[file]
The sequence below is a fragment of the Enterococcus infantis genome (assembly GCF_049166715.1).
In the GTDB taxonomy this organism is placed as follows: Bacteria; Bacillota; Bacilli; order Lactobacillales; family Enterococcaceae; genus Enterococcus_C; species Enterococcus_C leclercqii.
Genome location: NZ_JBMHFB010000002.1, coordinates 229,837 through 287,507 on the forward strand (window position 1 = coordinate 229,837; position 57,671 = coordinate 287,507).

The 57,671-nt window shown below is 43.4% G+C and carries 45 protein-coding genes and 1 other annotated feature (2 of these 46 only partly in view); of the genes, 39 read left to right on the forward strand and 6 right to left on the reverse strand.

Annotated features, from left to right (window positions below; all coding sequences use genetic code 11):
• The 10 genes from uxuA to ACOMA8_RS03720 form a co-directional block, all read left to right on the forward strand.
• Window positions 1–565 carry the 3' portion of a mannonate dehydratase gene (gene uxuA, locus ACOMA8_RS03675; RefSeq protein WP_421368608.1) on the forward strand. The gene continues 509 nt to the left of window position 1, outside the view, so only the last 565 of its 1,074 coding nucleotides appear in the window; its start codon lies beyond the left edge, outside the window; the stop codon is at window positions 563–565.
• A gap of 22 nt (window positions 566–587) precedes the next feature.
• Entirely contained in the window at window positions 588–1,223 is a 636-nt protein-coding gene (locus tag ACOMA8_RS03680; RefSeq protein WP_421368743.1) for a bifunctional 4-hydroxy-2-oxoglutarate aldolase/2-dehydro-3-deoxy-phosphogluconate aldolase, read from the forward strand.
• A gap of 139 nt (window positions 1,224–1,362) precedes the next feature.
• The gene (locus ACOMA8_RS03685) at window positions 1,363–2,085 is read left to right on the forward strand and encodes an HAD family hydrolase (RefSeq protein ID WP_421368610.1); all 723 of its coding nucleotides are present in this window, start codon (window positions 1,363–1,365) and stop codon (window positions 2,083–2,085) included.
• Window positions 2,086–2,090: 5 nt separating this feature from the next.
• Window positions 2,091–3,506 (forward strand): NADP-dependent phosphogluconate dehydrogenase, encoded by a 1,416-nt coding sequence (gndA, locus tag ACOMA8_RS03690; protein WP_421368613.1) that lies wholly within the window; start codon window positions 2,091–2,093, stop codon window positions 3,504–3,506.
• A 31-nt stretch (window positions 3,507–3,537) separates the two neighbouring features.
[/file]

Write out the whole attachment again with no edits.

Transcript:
The sequence below is a fragment of the Enterococcus infantis genome (assembly GCF_049166715.1).
In the GTDB taxonomy this organism is placed as follows: Bacteria; Bacillota; Bacilli; order Lactobacillales; family Enterococcaceae; genus Enterococcus_C; species Enterococcus_C leclercqii.
Genome location: NZ_JBMHFB010000002.1, coordinates 229,837 through 287,507 on the forward strand (window position 1 = coordinate 229,837; position 57,671 = coordinate 287,507).

The 57,671-nt window shown below is 43.4% G+C and carries 45 protein-coding genes and 1 other annotated feature (2 of these 46 only partly in view); of the genes, 39 read left to right on the forward strand and 6 right to left on the reverse strand.

Annotated features, from left to right (window positions below; all coding sequences use genetic code 11):
• The 10 genes from uxuA to ACOMA8_RS03720 form a co-directional block, all read left to right on the forward strand.
• Window positions 1–565 carry the 3' portion of a mannonate dehydratase gene (gene uxuA, locus ACOMA8_RS03675; RefSeq protein WP_421368608.1) on the forward strand. The gene continues 509 nt to the left of window position 1, outside the view, so only the last 565 of its 1,074 coding nucleotides appear in the window; its start codon lies beyond the left edge, outside the window; the stop codon is at window positions 563–565.
• A gap of 22 nt (window positions 566–587) precedes the next feature.
• Entirely contained in the window at window positions 588–1,223 is a 636-nt protein-coding gene (locus tag ACOMA8_RS03680; RefSeq protein WP_421368743.1) for a bifunctional 4-hydroxy-2-oxoglutarate aldolase/2-dehydro-3-deoxy-phosphogluconate aldolase, read from the forward strand.
• A gap of 139 nt (window positions 1,224–1,362) precedes the next feature.
• The gene (locus ACOMA8_RS03685) at window positions 1,363–2,085 is read left to right on the forward strand and encodes an HAD family hydrolase (RefSeq protein ID WP_421368610.1); all 723 of its coding nucleotides are present in this window, start codon (window positions 1,363–1,365) and stop codon (window positions 2,083–2,085) included.
• Window positions 2,086–2,090: 5 nt separating this feature from the next.
• Window positions 2,091–3,506 (forward strand): NADP-dependent phosphogluconate dehydrogenase, encoded by a 1,416-nt coding sequence (gndA, locus tag ACOMA8_RS03690; protein WP_421368613.1) that lies wholly within the window; start codon window positions 2,091–2,093, stop codon window positions 3,504–3,506.
• A 31-nt stretch (window positions 3,507–3,537) separates the two neighbouring features.